Breakfast: Expect a continental breakfast with juice, yogurt, muesli, cheese, ham and fruit.
Lunch: A picnic taken in the saddle bags. These will be varied and include a different salad each day, different cheeses, assorted delicatessent items, can of different fish, fruit, wine and water. The guide will always try to find pleasant places for the lunchtime picnic, close to a natural pool, a good spring or with a good view and shade At lunchtime, the horses are unsaddled to let them roll and eat. The lunch stop is usually about 2 hours which leaves time for a short siesta. Diners are enjoyed in local village restaurants that serve traditional aragon dishes with a local wine, known as Somomtano.
Vegetarian or other dietary requirements within reason can be accommodated with advance notice. Please contact Unicorn Trails with requests before booking.
Please note that it is your responsibility to ensure you have the correct documentation in place for your trip.
NB: Be sure to check the COVID status of the country you plan to visit including entry procedures
Passport and Visa requirements can change from year to year depending on diplomatic relations. Please request information from the appropriate Consulate in your home country.
Unicorn Trails will assist with any questions you have or supply any necessary supporting documents as required by the consulate should you need a visa.
In the UK the British Foreign Office gives advice: https://www.gov.uk/foreign-travel-advice/spain
In the US: https://travel.state.gov/content/travel/en/international-travel/International-Travel-Country-Information-Pages/Spain.html
In Canada: https://travel.gc.ca/destinations/spain
Spring and autumn is generally a good time to visit. The climate is very changeable in the mountains with unpredictable changes from hot and dry to sudden cold showers. You may well experience a 20 degree Celsius change in temperature over 24 hours.
COVID: Be sure to check the latest COVID regulations for travelling in any country you visit.
You should always bring any regular prescription drugs you may need with you.
Please refer to your country’s latest health guideline for travel in Spain and contact your own GP for up to date advice on vaccinations and prophylaxis prior to travel.
No specific health requirements, just bring plenty of sunscreen!
In Spain the supply voltage is 230V. If the appliance is a single voltage rated appliance, it will need to operate at the same voltage as the supply voltage of the country i.e. 230V. If this is not the case it should be used alongside a voltage transformer or converter to allow the appliance to work safely and properly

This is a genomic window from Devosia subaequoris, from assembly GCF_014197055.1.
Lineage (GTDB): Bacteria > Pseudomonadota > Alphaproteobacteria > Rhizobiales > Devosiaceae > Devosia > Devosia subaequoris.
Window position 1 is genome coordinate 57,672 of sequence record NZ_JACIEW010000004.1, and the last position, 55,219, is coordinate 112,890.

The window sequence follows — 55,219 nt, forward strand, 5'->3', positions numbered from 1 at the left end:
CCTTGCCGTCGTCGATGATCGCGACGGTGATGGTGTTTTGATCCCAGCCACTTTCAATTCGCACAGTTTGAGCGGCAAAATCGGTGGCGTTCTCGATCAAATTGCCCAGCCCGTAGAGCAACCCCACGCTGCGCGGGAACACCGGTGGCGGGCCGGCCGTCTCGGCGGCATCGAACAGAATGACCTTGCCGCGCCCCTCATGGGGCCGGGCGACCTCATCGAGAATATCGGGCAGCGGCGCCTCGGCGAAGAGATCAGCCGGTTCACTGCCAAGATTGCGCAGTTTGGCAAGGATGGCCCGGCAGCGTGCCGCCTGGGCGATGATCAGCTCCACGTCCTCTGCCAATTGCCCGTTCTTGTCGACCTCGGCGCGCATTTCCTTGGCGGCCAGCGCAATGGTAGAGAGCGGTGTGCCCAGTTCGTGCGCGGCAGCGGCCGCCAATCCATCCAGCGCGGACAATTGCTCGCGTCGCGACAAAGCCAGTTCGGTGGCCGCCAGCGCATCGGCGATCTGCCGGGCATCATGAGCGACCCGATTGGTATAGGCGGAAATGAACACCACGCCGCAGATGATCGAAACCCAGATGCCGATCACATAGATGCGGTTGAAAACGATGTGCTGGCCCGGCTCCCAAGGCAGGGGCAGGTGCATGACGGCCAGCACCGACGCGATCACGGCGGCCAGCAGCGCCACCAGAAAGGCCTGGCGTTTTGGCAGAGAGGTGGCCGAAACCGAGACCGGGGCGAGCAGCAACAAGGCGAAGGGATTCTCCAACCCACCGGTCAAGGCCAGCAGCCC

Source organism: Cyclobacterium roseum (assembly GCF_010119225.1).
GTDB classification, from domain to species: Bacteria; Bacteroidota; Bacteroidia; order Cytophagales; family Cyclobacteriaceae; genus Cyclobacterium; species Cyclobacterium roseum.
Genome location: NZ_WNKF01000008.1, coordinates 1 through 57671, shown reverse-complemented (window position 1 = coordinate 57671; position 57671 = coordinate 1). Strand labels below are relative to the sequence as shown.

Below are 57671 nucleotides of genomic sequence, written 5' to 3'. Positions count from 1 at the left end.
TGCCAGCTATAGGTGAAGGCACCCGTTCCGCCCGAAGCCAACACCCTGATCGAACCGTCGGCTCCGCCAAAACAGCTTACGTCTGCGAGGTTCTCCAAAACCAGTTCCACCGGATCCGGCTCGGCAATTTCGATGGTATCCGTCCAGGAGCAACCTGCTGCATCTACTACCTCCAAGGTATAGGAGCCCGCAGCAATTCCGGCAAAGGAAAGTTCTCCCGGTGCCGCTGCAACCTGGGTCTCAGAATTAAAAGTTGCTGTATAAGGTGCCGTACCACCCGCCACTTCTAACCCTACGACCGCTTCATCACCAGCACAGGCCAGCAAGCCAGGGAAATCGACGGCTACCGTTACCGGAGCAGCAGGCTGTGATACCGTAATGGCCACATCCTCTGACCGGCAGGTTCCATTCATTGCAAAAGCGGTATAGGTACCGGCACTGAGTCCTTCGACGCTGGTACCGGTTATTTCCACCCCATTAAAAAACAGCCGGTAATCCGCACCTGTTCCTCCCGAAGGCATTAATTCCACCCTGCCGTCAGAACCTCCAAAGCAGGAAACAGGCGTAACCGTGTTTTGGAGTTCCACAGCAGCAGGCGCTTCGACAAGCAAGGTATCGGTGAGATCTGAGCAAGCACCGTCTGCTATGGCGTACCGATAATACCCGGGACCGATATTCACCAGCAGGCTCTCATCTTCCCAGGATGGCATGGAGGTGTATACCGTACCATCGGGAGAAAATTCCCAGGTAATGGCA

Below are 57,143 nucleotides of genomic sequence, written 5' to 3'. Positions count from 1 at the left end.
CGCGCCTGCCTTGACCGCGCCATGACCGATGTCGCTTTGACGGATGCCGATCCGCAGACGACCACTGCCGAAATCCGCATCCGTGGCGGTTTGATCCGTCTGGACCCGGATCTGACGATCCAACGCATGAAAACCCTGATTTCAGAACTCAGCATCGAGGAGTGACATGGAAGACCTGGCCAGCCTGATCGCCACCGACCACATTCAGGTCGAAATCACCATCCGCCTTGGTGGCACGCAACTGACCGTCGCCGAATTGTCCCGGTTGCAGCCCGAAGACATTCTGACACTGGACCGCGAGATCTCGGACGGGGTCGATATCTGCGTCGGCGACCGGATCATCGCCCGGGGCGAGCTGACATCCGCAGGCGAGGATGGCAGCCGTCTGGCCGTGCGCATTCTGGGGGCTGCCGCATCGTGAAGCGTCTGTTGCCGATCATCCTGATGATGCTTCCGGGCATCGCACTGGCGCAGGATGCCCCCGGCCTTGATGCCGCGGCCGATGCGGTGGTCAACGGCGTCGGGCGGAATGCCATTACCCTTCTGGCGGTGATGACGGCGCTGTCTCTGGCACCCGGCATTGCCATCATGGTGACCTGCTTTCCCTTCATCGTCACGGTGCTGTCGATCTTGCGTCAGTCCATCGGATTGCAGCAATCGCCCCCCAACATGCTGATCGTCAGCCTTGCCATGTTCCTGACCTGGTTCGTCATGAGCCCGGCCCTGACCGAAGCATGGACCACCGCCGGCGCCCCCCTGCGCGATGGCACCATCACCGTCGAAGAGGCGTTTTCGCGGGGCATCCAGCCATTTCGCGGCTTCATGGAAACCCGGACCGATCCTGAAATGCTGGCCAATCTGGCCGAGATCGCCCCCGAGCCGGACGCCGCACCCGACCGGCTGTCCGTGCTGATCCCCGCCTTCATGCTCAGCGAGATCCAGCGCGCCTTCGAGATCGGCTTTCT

Electricity is available on all nights for charging camera/batteries. There is also wifi available at the evening accommodation. If you want to bring a GoPro please be advised that you will have to have permission from all other guests and guides that they are willing to be filmed.
-a pair of short riding/ walking boots (you will need to walk next to your horse over rough terrain on this ride)
-sunglasses with string
-2 pairs of riding trousers
-half chaps are recommended
-warm jacket (depending on time of year)
-long trousers (evenings)
-long sleeve shirts
-waterproofs (that work)
-a smaller soft bag might be useful to take on the trail (when not staying at your hosts base)
This is a 8 day/7 night point-to-point trail on set dates between May and October.
2024: 21 Apr; 12 May; 02, 16 Jun; 1 (FULL), 15 Sept; 6 Oct.
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This ride in the Natural Park of the Canyons and Sierra de Guara, so in a large wild area where there is a lot of wild boars, roe deer, badgers, foxes, etc.. you may see some time during the day but usually they move more at night, But during the day, you are likely to see a large variety of birds of prey -golden eagle- short toes eagle- hawks- etc.. and one of the best concentrations of Europe of necrophage birds - griffon vultures - lammergeier- Egyptian vultures- etc. The entire park area is famous for birds watchers.
Spain is a beautiful and diverse country, the second largest in Europe. The official language is Castilian Spanish but Catalan, Galician and Basque are also spoken. Territory includes two island archipelagos – the Balearics and the Canaries – and two enclaves on the North African coast, bordering Morocco – Ceuta and Melilla. The African influence can be found throughout Spain but especially in the south, for example the guitar was invented by the Spanish when they added a sixth string to the Arab lute. Music and art permeates Spanish culture, most obviously displayed in the fire and passion of the Flamenco and the stunning modern architecture found in the cities.
The famous siesta is still enjoyed by the majority of Spaniards, most shops close at lunchtime for two or three hours so everyone can escape the often scorching afternoon sun. Evening meals are served late into the evening with plenty of wine or sangria. Often meals can last two or three hours, especially if your host is serving Tapas, small and varied dishes of meats, bread, vegetables. Paella is also a delight and very popular across the country.
Spain is one hour ahead of GMT and they use the metric weights and measures system, so kilometres and kilograms instead of miles and pounds. There is approximately 1.6 kilometres in a mile and 2.2 pounds in a kilogram. The international dialling code for Spain is +34.